Evaluation of nursing student satisfaction with the flipped classroom method for teaching the quality of care module

Introduction: Improving the quality of nursing care is essential in the training of health professionals. This study aims to evaluate nursing students’ satisfaction with the use of the flipped classroom method for teaching the quality of care module, with a focus on perceived benefits and challenges met.

Materials and methods: This study was carried out on a cohort of nursing students enrolled in the 3rd year and having followed a quality of care module. A structured questionnaire was used to assess students’ perceptions of the flipped classroom method. Questions focused on engagement, ease of understanding concepts, interaction with peers and teachers, and the usefulness of the resources provided.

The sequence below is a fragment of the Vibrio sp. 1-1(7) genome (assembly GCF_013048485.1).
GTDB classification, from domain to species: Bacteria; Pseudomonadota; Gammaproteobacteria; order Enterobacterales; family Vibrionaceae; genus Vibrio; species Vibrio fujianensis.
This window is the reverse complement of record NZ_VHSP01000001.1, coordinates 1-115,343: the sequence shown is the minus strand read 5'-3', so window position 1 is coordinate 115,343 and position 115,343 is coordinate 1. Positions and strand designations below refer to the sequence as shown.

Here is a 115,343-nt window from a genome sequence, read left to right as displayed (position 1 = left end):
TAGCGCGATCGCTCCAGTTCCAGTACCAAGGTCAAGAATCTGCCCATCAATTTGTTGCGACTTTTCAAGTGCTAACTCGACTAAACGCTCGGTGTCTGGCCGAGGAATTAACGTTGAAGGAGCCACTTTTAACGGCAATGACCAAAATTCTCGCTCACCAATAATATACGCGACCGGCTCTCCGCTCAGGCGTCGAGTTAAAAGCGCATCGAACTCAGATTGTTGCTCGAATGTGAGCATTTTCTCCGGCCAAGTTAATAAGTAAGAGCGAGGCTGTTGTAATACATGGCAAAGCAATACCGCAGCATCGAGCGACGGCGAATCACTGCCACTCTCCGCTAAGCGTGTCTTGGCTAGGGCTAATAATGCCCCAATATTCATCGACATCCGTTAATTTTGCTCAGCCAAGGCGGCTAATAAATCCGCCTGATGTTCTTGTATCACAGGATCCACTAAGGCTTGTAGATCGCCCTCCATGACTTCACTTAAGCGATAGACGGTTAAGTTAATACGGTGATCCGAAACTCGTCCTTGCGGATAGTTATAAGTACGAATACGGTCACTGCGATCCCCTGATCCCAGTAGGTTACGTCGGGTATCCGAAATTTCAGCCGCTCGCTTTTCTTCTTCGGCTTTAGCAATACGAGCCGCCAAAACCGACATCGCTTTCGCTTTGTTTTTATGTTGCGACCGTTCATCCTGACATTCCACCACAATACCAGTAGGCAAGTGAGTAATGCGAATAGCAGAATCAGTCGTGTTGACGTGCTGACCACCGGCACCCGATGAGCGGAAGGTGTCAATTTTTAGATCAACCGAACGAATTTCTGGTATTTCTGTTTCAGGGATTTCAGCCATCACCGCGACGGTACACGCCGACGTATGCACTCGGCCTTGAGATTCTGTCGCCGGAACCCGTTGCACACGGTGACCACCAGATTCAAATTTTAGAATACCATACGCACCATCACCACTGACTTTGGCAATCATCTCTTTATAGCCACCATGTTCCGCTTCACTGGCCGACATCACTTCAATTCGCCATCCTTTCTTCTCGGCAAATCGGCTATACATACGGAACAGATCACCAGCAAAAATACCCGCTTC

Results: In total, 103 students responded to the questionnaire. The results indicate a predominantly positive satisfaction of nursing students with the flipped classroom method. The majority of students (80.6%) appreciated the opportunity to prepare concepts before class sessions, which promoted more in-depth discussions. Additionally, 69.9% highlighted improved classroom interaction and participation. Nevertheless, 45.6% expressed concerns about the additional workload associated with preparing for lessons in advance.

Conclusion: This study highlights a generally positive reception of the flipped classroom in the quality of care module for nursing students. However, it also highlights the need to support learners in the transition to this method, by offering appropriate support to promote autonomy, time management and active engagement of students in this educational context.